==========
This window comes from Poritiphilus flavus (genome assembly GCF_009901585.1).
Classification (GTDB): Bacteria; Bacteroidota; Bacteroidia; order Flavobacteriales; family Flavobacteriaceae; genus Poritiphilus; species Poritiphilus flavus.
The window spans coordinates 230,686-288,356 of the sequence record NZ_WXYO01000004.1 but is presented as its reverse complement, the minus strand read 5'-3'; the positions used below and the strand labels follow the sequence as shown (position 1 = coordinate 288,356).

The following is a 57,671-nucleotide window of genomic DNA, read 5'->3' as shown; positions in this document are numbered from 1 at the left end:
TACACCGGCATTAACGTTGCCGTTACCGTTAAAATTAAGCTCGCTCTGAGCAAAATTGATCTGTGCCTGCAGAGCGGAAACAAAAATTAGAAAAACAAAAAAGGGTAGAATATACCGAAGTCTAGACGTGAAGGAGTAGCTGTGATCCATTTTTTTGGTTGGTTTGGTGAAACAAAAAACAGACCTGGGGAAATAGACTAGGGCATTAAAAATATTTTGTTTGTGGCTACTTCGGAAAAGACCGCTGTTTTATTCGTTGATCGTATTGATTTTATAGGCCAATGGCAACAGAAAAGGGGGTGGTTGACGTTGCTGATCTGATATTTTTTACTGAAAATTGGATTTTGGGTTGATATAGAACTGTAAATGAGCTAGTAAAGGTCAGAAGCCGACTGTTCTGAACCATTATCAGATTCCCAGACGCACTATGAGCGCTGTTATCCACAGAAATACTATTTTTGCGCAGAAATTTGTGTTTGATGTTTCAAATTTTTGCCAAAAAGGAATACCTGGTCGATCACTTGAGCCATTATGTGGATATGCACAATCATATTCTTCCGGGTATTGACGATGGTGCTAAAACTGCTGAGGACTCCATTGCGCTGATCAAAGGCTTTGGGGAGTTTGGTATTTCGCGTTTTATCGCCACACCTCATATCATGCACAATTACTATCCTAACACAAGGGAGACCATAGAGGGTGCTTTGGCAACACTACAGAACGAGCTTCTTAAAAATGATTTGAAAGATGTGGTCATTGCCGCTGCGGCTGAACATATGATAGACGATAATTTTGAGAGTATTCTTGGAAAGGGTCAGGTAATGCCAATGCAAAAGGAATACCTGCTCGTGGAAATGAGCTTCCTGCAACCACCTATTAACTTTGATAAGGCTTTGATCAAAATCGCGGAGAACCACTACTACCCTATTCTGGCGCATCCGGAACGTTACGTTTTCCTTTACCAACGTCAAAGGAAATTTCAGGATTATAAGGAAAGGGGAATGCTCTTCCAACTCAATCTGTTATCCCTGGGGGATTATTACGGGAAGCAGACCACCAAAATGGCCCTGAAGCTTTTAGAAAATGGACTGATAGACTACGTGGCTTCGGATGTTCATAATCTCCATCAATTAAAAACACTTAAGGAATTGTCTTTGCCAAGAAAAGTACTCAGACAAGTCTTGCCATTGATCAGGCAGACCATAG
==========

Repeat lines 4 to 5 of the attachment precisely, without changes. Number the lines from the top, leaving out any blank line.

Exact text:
The following is a 57,671-nucleotide window of genomic DNA, read 5'->3' as shown; positions in this document are numbered from 1 at the left end:
TACACCGGCATTAACGTTGCCGTTACCGTTAAAATTAAGCTCGCTCTGAGCAAAATTGATCTGTGCCTGCAGAGCGGAAACAAAAATTAGAAAAACAAAAAAGGGTAGAATATACCGAAGTCTAGACGTGAAGGAGTAGCTGTGATCCATTTTTTTGGTTGGTTTGGTGAAACAAAAAACAGACCTGGGGAAATAGACTAGGGCATTAAAAATATTTTGTTTGTGGCTACTTCGGAAAAGACCGCTGTTTTATTCGTTGATCGTATTGATTTTATAGGCCAATGGCAACAGAAAAGGGGGTGGTTGACGTTGCTGATCTGATATTTTTTACTGAAAATTGGATTTTGGGTTGATATAGAACTGTAAATGAGCTAGTAAAGGTCAGAAGCCGACTGTTCTGAACCATTATCAGATTCCCAGACGCACTATGAGCGCTGTTATCCACAGAAATACTATTTTTGCGCAGAAATTTGTGTTTGATGTTTCAAATTTTTGCCAAAAAGGAATACCTGGTCGATCACTTGAGCCATTATGTGGATATGCACAATCATATTCTTCCGGGTATTGACGATGGTGCTAAAACTGCTGAGGACTCCATTGCGCTGATCAAAGGCTTTGGGGAGTTTGGTATTTCGCGTTTTATCGCCACACCTCATATCATGCACAATTACTATCCTAACACAAGGGAGACCATAGAGGGTGCTTTGGCAACACTACAGAACGAGCTTCTTAAAAATGATTTGAAAGATGTGGTCATTGCCGCTGCGGCTGAACATATGATAGACGATAATTTTGAGAGTATTCTTGGAAAGGGTCAGGTAATGCCAATGCAAAAGGAATACCTGCTCGTGGAAATGAGCTTCCTGCAACCACCTATTAACTTTGATAAGGCTTTGATCAAAATCGCGGAGAACCACTACTACCCTATTCTGGCGCATCCGGAACGTTACGTTTTCCTTTACCAACGTCAAAGGAAATTTCAGGATTATAAGGAAAGGGGAATGCTCTTCCAACTCAATCTGTTATCCCTGGGGGATTATTACGGGAAGCAGACCACCAAAATGGCCCTGAAGCTTTTAGAAAATGGACTGATAGACTACGTGGCTTCGGATGTTCATAATCTCCATCAATTAAAAACACTTAAGGAATTGTCTTTGCCAAGAAAAGTACTCAGACAAGTCTTGCCATTGATCAGGCAGACCATAG